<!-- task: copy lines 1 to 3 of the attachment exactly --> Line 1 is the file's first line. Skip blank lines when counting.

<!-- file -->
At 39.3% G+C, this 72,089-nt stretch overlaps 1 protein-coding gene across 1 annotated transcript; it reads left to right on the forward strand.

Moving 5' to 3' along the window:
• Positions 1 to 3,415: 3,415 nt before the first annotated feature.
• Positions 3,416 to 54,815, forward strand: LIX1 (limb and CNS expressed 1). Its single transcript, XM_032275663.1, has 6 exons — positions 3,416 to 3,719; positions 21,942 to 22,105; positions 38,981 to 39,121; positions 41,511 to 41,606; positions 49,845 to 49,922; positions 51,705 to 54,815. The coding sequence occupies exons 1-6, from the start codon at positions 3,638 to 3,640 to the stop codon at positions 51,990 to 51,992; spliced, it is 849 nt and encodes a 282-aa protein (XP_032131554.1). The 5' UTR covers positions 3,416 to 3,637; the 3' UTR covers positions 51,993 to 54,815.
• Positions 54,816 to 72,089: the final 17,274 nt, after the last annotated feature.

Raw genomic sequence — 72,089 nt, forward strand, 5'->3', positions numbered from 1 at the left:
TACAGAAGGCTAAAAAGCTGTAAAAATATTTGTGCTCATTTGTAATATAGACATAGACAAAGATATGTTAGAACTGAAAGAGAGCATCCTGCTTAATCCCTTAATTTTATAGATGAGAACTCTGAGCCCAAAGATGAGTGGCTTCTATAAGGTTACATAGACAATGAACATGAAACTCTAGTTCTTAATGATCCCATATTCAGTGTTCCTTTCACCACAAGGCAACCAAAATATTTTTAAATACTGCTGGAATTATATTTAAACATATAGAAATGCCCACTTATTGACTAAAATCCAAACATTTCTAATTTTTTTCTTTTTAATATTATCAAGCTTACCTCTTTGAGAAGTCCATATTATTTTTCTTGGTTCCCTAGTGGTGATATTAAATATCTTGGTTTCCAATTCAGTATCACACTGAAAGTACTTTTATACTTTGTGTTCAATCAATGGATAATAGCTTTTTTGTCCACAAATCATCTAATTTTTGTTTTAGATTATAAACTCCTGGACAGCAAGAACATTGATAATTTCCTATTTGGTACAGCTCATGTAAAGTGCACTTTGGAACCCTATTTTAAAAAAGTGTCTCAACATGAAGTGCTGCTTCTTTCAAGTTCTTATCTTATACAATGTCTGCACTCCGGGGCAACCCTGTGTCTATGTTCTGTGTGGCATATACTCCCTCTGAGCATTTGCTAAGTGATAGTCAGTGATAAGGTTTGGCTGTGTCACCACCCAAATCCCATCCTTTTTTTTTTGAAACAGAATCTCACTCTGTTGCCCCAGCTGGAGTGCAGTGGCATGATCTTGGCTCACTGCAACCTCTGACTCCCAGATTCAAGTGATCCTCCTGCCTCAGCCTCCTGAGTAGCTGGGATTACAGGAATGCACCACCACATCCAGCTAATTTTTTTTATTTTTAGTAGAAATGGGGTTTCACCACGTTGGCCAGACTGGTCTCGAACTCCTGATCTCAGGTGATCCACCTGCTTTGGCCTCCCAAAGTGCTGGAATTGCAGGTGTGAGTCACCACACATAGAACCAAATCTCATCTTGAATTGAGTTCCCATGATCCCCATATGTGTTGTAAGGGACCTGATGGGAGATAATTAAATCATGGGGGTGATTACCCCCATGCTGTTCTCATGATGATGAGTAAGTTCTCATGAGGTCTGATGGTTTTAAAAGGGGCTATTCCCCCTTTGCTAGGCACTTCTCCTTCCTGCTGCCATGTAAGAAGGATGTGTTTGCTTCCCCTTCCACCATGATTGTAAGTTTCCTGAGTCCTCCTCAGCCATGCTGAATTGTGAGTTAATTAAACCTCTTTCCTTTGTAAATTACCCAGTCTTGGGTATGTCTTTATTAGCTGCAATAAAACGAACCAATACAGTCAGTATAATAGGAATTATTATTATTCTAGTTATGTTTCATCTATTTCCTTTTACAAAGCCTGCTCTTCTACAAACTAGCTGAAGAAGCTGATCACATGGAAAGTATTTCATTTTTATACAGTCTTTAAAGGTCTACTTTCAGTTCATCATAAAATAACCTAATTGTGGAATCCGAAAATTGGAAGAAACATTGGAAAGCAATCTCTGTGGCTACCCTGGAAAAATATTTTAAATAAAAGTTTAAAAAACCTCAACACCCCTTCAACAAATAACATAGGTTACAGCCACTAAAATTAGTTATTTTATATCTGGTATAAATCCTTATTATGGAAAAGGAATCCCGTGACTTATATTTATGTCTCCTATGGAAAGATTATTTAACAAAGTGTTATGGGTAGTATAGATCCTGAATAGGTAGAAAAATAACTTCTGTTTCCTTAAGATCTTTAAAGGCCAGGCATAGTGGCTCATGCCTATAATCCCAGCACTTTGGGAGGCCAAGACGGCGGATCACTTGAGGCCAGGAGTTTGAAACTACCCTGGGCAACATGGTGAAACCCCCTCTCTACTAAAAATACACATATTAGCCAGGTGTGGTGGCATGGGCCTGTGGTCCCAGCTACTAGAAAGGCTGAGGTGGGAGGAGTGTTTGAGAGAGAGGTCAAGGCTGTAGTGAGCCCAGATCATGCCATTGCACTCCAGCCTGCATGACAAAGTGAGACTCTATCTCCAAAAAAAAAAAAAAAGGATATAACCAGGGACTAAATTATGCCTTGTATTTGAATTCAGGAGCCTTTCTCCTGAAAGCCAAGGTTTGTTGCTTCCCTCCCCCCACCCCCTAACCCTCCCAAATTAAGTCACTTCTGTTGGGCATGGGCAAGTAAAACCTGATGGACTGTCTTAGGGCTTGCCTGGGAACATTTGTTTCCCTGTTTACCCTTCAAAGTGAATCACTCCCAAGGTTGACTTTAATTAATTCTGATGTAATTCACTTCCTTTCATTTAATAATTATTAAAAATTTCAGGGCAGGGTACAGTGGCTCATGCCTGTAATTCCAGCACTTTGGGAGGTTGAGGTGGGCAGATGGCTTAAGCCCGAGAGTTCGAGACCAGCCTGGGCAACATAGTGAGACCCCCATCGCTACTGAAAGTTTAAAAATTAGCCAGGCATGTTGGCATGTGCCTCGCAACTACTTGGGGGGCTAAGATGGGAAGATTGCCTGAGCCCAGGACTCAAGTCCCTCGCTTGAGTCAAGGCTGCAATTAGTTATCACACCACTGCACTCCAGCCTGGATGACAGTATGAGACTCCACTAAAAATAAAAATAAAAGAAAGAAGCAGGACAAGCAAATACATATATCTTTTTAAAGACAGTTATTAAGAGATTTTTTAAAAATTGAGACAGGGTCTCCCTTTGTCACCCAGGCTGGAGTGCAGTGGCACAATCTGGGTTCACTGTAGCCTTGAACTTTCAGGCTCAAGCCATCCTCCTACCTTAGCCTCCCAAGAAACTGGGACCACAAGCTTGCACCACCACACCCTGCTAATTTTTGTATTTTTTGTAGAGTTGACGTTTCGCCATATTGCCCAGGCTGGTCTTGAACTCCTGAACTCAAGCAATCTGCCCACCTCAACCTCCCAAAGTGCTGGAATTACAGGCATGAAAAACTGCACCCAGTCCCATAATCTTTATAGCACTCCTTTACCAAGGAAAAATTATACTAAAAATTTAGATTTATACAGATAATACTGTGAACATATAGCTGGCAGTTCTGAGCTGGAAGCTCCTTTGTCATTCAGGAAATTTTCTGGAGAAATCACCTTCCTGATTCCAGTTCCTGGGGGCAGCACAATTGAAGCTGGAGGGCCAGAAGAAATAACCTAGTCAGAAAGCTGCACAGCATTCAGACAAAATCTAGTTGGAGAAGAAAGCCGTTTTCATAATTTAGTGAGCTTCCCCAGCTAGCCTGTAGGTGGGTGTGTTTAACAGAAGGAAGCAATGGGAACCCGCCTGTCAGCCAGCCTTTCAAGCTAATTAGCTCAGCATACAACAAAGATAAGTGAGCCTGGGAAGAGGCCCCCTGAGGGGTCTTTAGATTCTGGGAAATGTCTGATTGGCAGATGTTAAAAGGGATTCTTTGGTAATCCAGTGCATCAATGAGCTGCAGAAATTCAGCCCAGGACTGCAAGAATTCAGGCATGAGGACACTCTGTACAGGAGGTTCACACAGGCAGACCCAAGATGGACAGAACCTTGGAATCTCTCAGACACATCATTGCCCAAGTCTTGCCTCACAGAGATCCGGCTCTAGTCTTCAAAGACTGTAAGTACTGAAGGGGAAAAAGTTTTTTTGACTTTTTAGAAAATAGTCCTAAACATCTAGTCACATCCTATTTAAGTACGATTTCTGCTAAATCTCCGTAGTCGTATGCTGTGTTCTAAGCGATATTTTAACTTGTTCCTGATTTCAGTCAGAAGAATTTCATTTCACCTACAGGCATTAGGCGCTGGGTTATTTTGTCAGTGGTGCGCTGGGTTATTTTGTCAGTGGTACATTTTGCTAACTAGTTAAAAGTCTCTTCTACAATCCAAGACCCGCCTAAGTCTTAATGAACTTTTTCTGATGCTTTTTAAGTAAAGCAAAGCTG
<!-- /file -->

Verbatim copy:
At 39.3% G+C, this 72,089-nt stretch overlaps 1 protein-coding gene across 1 annotated transcript; it reads left to right on the forward strand.

Moving 5' to 3' along the window:
• Positions 1 to 3,415: 3,415 nt before the first annotated feature.